In the week of Stan Lee’s death, Craig Austin reflects upon the artistic and cultural impact of the legendary writer, editor and publisher of Marvel Comics.
Every second Thursday I enter into a physical tussle with my 10 year-old son almost as soon as my key is in the door. The latest issue of The Astonishing Spiderman is swiftly wrestled from my bag and I am presented with a perfunctory hug before he spirits himself away upstairs. His total immersion in the latest instalment of the multi-layered Spidey saga is not an experience to be shared, it is personal and private, one to be enjoyed behind closed doors; a joyous exercise in escapism that has traversed both generations and languages.
To this he owes a wealth of gratitude to the pioneering Marvel triumvirate of Steve Ditko, Jack Kirby, and Stan Lee. The former – a psychedelic artistic visionary, lost to us only a matter of months ago – the latter, the towering creative director of a global fantasy franchise whose primary characters were forged in the flames of humanity’s seemingly endless imperfections and flaws. A man whose death has evoked a surfeit of raw personal tributes that draw parallels with those that accompanied David Bowie’s untimely death. When Seth Rogen publicly thanked Lee ‘for making people who feel different realise they are special’ a clear line was being drawn between Bromley and the Hollywood Hills.
As a child, Marvel comic books, along with Bazooka Joe bubble-gum, were my first exposure to undiluted Americana. The language of its characters, the intricacy of its stories, even the smell of its pages; all of these things were different, exotic and exciting to me. Inevitably, I chose Marvel over D.C. in the same way that I would later choose Glasgow over Edinburgh, and Macca over Lennon. Life is too short, and you need to pick a side. Stan Lee knew this too, though his was a world in which good versus evil was often tinged with the often stark acknowledgement that life is rarely that straightforward.
For me, the choice was an easy one. Marvel’s characters were irreverent and perhaps most importantly, young. I could empathise far more easily with a skinny permanently perplexed Peter Parker than I could the lumpen, square-jawed, and now decidedly middle-aged Batman. This was after all a pre-Killing Joke caped crusader, one yet to be touched by Alan Moore’s dark complexity, who had seemingly hit the wall of a midlife crisis and was now nagging me at school about not falling into the filter-tipped clutches of the wheezing yellow-fingered, fag-crazed ‘Nick O’Teen’.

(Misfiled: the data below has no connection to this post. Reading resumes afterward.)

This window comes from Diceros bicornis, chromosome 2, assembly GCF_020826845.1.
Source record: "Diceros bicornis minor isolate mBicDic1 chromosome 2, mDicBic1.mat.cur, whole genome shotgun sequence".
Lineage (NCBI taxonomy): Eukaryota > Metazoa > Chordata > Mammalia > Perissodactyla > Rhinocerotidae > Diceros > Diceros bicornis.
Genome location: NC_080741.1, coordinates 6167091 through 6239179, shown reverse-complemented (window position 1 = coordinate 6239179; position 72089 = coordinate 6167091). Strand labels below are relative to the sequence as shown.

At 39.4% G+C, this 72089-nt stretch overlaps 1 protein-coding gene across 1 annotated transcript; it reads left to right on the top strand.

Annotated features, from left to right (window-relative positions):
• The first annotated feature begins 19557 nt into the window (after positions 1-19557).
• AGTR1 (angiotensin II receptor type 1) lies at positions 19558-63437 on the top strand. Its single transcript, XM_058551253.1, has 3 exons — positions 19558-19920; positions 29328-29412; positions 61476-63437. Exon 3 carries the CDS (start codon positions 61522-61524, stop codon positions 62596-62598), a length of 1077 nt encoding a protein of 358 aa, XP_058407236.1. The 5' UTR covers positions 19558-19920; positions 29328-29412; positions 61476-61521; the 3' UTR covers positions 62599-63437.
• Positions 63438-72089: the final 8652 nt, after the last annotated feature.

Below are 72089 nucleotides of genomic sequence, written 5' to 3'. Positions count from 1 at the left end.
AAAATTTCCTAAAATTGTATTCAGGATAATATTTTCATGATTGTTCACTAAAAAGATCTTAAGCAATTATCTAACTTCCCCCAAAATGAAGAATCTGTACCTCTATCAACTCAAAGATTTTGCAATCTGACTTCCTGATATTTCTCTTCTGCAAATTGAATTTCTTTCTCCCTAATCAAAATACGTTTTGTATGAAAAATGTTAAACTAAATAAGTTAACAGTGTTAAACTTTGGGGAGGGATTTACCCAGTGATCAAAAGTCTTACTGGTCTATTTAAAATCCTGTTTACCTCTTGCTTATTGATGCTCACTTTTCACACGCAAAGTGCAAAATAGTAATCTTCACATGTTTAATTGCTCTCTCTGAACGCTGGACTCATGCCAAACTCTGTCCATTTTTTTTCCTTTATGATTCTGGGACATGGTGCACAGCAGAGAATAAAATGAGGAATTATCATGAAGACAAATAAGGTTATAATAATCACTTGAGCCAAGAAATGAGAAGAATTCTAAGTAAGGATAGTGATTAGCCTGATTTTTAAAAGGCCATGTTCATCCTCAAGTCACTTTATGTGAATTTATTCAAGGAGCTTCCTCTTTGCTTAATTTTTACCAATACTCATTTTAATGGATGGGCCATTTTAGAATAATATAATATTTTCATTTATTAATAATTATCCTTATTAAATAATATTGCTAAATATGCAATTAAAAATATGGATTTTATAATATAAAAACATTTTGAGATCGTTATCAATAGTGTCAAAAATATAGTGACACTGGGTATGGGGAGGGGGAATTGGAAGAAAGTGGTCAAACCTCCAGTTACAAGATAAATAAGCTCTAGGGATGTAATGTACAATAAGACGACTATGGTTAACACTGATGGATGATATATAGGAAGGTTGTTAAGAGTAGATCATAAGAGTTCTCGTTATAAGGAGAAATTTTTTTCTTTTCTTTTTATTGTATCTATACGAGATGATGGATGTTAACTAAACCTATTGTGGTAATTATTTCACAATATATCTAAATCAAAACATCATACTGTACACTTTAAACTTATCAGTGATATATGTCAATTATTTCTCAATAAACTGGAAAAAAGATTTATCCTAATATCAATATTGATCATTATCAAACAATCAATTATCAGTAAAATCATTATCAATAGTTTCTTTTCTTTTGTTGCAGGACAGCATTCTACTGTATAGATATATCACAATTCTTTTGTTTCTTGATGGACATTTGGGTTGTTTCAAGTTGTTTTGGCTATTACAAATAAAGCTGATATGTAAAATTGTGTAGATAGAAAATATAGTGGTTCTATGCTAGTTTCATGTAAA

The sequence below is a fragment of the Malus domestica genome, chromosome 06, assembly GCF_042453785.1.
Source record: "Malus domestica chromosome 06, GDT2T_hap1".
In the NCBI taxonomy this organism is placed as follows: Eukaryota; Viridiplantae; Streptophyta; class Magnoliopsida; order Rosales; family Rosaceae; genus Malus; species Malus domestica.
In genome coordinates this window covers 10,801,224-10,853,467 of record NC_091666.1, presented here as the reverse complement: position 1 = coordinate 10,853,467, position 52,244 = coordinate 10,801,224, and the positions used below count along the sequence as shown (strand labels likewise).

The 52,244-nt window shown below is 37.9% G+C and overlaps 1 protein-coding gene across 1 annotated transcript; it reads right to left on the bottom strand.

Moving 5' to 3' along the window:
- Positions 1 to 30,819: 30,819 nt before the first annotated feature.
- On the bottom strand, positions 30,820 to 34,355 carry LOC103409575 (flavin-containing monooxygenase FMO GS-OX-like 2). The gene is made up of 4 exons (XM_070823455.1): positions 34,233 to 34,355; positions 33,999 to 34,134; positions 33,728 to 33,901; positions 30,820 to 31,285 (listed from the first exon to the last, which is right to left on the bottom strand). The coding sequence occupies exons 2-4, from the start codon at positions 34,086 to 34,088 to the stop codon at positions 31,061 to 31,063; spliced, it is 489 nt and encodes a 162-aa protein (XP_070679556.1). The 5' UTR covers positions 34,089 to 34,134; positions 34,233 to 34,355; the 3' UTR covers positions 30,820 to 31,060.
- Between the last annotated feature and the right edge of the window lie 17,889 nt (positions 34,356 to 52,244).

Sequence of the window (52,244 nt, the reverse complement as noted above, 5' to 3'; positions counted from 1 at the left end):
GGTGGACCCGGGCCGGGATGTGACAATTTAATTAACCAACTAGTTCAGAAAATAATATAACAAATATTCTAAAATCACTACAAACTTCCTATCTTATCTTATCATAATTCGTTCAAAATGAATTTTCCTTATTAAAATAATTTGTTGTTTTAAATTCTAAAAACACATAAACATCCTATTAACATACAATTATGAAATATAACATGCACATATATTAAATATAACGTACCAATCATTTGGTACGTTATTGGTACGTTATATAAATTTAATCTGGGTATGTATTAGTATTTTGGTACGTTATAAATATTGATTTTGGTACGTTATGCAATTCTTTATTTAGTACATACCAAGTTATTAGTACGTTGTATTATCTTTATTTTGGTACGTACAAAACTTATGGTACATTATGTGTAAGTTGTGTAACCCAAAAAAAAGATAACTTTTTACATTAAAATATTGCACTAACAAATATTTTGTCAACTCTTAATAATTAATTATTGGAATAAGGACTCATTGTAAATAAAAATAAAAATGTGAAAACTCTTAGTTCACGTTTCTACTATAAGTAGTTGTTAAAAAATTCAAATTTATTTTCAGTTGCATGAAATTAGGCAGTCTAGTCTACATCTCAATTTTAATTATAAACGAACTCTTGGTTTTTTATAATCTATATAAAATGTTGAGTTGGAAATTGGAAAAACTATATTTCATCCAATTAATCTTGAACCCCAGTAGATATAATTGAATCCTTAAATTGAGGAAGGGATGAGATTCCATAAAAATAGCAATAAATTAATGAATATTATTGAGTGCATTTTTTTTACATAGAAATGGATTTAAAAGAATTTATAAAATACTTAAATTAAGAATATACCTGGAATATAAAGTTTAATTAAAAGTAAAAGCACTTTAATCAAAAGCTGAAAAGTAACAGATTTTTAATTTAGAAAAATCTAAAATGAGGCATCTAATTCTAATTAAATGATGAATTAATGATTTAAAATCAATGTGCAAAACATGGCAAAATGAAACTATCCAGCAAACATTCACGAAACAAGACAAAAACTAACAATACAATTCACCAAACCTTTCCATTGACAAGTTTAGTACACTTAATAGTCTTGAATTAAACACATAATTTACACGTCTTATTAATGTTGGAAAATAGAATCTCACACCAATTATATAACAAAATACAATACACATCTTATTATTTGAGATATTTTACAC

These comic books were a world away from the flimsy British comics I had been used to up to that point; a fading genre still seemingly rooted in the 1950s and its long-redundant language of ‘tee-hee’ and ‘chortle’. Perhaps most importantly, they also gave me my first insight into an adult world and its attendant imperfections. Stan Lee was in the process of handing over creative writing duties to a new generation of visionaries at the time, but it was his vision that gave me an early awareness of the existence of adult frailty and an acknowledgment that the narrow and safe world that I inhabited would one day be invaded by a maelstrom of thrills, danger and insecurity.
Lee’s characters, for all of their physical and scientific genius, were often damaged and compromised. They were not necessarily muscle-bound or all conquering; they suffered from self-doubt and questioned the world and the universe around them; they were not necessarily successful with girls and, in a particularly brave and groundbreaking move, they were not always white. ‘I have always included minority characters in my stories, often as heroes’, Stan Lee once reflected. ‘We live in a diverse society – in fact, a diverse world, and we must learn to live in peace and with respect for each other’. In 2016, Lee created the RESPECT Initiative to, in his words, ‘encourage people to be more accepting and inclusive of others’.
With this in mind, Lee must have taken a huge degree of personal satisfaction at the global critical and box-office success of 2018’s Black Panther, a pivotal character borne out of the civil rights movement and the first superhero of African descent to appear in a mainstream American comic (only a matter of months before the formation of the infamous Black Panther Party itself). In a 1968 Marvel column entitled ‘Stan’s Soapbox’ the writer notably describes racism and bigotry as ‘among the deadliest social ills plaguing the world today’.
It’s important to remember after all that Lee’s Marvel was never an apolitical beast. In January 1969, Spiderman appears in a pre-Kent State cover story titled ‘Crisis on Campus!’ in which he makes it his web-slinging business to clear the names of a collection of radical student protestors; a story within which the Kingpin notably plays the boo-hiss 60s embodiment of ‘The Man’.
Lee created fantasy in the minds of kids whose waking hours were often steeped in mediocrity. He was no saint, as the long-running legal disputes about the contribution (and resultant pay cheques) of his co-creators attest. Yet his work inspired great thoughts, the pursuit of great deeds, and a sense that the possibility of human achievement was not always constrained by the hand that you were dealt at birth, at school, or at work. Most importantly, Stan Lee should be remembered as a great artist, and yes, a literary luminary.
‘I used to be embarrassed because I was just a comic book writer’, Lee revealed during an interview at the 2010 Comic Con in San Diageo. ‘…while other people were building bridges or going on to medical careers. And then I began to realise: entertainment is one of the most important things in people’s lives. Without it, they might go off the deep end’
Amen, and ‘Excelsior!’ to that.